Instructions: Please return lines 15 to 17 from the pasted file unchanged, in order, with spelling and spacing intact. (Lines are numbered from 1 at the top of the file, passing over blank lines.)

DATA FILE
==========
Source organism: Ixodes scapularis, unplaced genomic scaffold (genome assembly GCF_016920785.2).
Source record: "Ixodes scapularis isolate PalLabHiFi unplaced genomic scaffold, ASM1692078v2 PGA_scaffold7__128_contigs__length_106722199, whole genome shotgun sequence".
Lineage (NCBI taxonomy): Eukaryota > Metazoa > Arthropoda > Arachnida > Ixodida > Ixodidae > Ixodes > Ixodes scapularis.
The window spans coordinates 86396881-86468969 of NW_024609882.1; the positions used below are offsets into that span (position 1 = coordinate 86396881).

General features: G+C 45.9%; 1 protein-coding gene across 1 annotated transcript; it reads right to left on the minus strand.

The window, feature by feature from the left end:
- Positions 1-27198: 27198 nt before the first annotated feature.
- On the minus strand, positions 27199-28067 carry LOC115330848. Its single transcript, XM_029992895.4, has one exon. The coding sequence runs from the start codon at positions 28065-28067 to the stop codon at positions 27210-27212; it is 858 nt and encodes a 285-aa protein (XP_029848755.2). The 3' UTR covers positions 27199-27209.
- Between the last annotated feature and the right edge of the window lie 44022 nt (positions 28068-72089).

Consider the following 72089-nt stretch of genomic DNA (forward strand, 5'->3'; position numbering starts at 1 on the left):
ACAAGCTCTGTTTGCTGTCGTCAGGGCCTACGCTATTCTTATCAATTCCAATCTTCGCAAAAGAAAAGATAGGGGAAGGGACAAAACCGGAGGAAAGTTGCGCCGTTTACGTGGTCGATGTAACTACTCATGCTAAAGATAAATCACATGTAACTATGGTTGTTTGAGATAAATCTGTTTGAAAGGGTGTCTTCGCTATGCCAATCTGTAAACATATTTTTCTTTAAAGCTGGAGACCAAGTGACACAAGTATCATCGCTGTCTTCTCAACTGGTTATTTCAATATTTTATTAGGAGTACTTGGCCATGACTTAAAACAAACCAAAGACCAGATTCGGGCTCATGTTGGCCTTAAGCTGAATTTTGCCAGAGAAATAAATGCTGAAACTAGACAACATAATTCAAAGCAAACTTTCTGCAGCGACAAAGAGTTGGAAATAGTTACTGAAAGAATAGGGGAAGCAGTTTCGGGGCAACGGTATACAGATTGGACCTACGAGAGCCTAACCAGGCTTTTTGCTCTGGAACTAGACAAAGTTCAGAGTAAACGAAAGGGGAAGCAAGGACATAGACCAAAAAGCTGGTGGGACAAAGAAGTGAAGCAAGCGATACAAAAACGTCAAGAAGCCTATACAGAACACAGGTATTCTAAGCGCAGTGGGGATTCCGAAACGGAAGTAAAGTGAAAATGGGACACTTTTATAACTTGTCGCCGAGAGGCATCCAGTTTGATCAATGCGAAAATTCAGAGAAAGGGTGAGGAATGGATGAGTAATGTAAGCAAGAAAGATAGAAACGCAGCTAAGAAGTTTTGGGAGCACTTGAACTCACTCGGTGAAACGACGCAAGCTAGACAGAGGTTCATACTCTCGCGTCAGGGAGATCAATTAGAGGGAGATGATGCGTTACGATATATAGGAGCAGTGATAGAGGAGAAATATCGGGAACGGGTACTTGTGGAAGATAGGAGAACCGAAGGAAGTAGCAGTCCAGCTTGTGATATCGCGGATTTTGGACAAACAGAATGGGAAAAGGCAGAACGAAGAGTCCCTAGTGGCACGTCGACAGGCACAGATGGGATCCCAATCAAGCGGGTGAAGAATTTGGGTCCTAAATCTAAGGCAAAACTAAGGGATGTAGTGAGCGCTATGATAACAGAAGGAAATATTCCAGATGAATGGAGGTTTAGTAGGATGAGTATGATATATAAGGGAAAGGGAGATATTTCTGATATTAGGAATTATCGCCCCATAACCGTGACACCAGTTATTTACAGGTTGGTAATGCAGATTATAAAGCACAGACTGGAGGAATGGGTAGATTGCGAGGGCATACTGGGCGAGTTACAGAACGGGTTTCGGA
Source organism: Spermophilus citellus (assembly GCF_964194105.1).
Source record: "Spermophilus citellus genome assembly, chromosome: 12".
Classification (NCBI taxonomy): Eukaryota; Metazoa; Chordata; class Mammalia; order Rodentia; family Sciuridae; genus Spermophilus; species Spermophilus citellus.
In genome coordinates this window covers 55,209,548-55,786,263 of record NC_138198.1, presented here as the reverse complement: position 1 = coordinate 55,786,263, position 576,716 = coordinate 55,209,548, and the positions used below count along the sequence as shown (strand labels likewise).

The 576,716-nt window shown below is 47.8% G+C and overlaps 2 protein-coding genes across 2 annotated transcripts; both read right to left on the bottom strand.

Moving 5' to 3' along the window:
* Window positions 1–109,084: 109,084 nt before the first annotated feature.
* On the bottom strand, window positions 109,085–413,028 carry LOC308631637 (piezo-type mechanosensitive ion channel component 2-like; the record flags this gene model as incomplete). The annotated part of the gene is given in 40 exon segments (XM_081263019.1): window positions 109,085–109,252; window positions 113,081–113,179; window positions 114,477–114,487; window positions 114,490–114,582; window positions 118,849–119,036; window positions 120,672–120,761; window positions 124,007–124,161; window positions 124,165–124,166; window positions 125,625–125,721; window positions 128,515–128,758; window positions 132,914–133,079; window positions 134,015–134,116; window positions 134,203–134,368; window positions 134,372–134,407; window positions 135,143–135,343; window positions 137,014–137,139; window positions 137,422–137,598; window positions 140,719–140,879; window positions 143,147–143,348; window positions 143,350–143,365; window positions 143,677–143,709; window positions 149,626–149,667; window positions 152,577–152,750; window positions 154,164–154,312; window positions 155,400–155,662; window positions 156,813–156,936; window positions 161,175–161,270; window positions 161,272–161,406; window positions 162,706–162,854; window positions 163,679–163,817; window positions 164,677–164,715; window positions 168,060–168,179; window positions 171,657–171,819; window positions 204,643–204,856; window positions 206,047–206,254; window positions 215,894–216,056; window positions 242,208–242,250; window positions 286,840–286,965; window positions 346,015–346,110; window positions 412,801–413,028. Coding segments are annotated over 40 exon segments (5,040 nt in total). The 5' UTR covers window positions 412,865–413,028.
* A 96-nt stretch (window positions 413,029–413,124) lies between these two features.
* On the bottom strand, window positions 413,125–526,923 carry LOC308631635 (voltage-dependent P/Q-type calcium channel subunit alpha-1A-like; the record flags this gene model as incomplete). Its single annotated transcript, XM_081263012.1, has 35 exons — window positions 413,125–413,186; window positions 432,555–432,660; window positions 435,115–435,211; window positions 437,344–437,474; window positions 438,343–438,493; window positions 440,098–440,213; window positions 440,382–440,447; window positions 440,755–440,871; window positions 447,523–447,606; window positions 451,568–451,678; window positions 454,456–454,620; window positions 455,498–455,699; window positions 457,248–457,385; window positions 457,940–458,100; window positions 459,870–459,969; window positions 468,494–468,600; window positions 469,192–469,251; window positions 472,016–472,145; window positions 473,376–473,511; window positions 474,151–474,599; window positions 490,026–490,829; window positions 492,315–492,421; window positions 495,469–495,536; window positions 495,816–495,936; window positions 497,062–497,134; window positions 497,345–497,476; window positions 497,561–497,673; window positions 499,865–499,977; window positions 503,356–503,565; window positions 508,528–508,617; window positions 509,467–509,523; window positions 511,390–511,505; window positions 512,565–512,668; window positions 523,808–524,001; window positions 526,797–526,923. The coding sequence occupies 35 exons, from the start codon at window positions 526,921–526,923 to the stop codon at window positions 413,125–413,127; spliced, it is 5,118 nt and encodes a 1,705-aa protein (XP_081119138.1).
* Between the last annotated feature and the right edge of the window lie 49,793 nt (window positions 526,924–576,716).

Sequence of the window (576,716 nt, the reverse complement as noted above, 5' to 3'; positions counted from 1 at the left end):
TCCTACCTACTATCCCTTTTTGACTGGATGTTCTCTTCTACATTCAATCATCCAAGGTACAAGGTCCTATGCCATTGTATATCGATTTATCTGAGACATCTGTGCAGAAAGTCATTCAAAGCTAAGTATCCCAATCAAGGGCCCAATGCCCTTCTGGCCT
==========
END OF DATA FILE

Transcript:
In genome coordinates this window covers 55,209,548-55,786,263 of record NC_138198.1, presented here as the reverse complement: position 1 = coordinate 55,786,263, position 576,716 = coordinate 55,209,548, and the positions used below count along the sequence as shown (strand labels likewise).

The 576,716-nt window shown below is 47.8% G+C and overlaps 2 protein-coding genes across 2 annotated transcripts; both read right to left on the bottom strand.

Moving 5' to 3' along the window: